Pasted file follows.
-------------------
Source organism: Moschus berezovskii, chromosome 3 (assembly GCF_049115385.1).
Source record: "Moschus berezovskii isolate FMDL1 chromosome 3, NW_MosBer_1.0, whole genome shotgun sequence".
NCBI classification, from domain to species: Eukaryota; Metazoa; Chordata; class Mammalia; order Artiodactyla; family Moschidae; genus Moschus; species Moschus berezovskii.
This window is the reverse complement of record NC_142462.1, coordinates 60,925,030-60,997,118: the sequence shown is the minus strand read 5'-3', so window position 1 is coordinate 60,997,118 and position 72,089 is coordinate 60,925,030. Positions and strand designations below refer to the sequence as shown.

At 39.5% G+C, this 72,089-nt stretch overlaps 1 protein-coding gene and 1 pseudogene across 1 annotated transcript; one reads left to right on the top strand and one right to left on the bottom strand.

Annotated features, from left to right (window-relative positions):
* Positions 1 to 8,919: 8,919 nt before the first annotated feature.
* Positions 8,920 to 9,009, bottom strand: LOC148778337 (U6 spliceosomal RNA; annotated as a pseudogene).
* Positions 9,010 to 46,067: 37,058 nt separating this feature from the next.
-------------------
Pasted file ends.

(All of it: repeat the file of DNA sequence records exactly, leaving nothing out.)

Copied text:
Source organism: Moschus berezovskii, chromosome 3 (assembly GCF_049115385.1).
Source record: "Moschus berezovskii isolate FMDL1 chromosome 3, NW_MosBer_1.0, whole genome shotgun sequence".
NCBI classification, from domain to species: Eukaryota; Metazoa; Chordata; class Mammalia; order Artiodactyla; family Moschidae; genus Moschus; species Moschus berezovskii.
This window is the reverse complement of record NC_142462.1, coordinates 60,925,030-60,997,118: the sequence shown is the minus strand read 5'-3', so window position 1 is coordinate 60,997,118 and position 72,089 is coordinate 60,925,030. Positions and strand designations below refer to the sequence as shown.

At 39.5% G+C, this 72,089-nt stretch overlaps 1 protein-coding gene and 1 pseudogene across 1 annotated transcript; one reads left to right on the top strand and one right to left on the bottom strand.

Annotated features, from left to right (window-relative positions):
* Positions 1 to 8,919: 8,919 nt before the first annotated feature.
* Positions 8,920 to 9,009, bottom strand: LOC148778337 (U6 spliceosomal RNA; annotated as a pseudogene).
* Positions 9,010 to 46,067: 37,058 nt separating this feature from the next.